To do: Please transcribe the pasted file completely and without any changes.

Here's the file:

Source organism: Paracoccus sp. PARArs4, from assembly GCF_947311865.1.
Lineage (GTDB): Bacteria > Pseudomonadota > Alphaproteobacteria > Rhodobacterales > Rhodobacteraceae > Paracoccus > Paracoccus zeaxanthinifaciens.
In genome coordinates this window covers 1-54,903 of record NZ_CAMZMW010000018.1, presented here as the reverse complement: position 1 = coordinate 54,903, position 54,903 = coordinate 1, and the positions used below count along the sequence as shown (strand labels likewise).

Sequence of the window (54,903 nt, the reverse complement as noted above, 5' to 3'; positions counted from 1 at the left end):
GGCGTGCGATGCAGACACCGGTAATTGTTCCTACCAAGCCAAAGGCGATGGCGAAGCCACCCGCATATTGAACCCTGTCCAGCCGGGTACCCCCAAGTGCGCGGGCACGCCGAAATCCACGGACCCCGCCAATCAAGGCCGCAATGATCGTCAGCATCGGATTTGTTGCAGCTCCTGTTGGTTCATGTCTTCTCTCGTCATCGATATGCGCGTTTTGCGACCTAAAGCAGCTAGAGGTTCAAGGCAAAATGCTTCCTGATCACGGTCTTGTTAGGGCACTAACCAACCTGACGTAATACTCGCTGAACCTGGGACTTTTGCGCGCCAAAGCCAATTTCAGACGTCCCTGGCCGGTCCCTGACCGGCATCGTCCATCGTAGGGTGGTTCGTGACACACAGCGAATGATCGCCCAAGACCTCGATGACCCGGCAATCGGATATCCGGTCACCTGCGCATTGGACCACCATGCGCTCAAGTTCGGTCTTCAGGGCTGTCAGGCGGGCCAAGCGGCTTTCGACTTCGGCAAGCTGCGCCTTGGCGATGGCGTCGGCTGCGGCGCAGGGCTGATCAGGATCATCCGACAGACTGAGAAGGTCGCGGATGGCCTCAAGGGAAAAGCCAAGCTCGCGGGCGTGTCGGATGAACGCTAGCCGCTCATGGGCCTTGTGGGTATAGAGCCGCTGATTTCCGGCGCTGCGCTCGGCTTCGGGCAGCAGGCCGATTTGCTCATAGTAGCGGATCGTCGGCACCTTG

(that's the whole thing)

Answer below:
Source organism: Paracoccus sp. PARArs4, from assembly GCF_947311865.1.
Lineage (GTDB): Bacteria > Pseudomonadota > Alphaproteobacteria > Rhodobacterales > Rhodobacteraceae > Paracoccus > Paracoccus zeaxanthinifaciens.
In genome coordinates this window covers 1-54,903 of record NZ_CAMZMW010000018.1, presented here as the reverse complement: position 1 = coordinate 54,903, position 54,903 = coordinate 1, and the positions used below count along the sequence as shown (strand labels likewise).

Sequence of the window (54,903 nt, the reverse complement as noted above, 5' to 3'; positions counted from 1 at the left end):
GGCGTGCGATGCAGACACCGGTAATTGTTCCTACCAAGCCAAAGGCGATGGCGAAGCCACCCGCATATTGAACCCTGTCCAGCCGGGTACCCCCAAGTGCGCGGGCACGCCGAAATCCACGGACCCCGCCAATCAAGGCCGCAATGATCGTCAGCATCGGATTTGTTGCAGCTCCTGTTGGTTCATGTCTTCTCTCGTCATCGATATGCGCGTTTTGCGACCTAAAGCAGCTAGAGGTTCAAGGCAAAATGCTTCCTGATCACGGTCTTGTTAGGGCACTAACCAACCTGACGTAATACTCGCTGAACCTGGGACTTTTGCGCGCCAAAGCCAATTTCAGACGTCCCTGGCCGGTCCCTGACCGGCATCGTCCATCGTAGGGTGGTTCGTGACACACAGCGAATGATCGCCCAAGACCTCGATGACCCGGCAATCGGATATCCGGTCACCTGCGCATTGGACCACCATGCGCTCAAGTTCGGTCTTCAGGGCTGTCAGGCGGGCCAAGCGGCTTTCGACTTCGGCAAGCTGCGCCTTGGCGATGGCGTCGGCTGCGGCGCAGGGCTGATCAGGATCATCCGACAGACTGAGAAGGTCGCGGATGGCCTCAAGGGAAAAGCCAAGCTCGCGGGCGTGTCGGATGAACGCTAGCCGCTCATGGGCCTTGTGGGTATAGAGCCGCTGATTTCCGGCGCTGCGCTCGGCTTCGGGCAGCAGGCCGATTTGCTCATAGTAGCGGATCGTCGGCACCTTG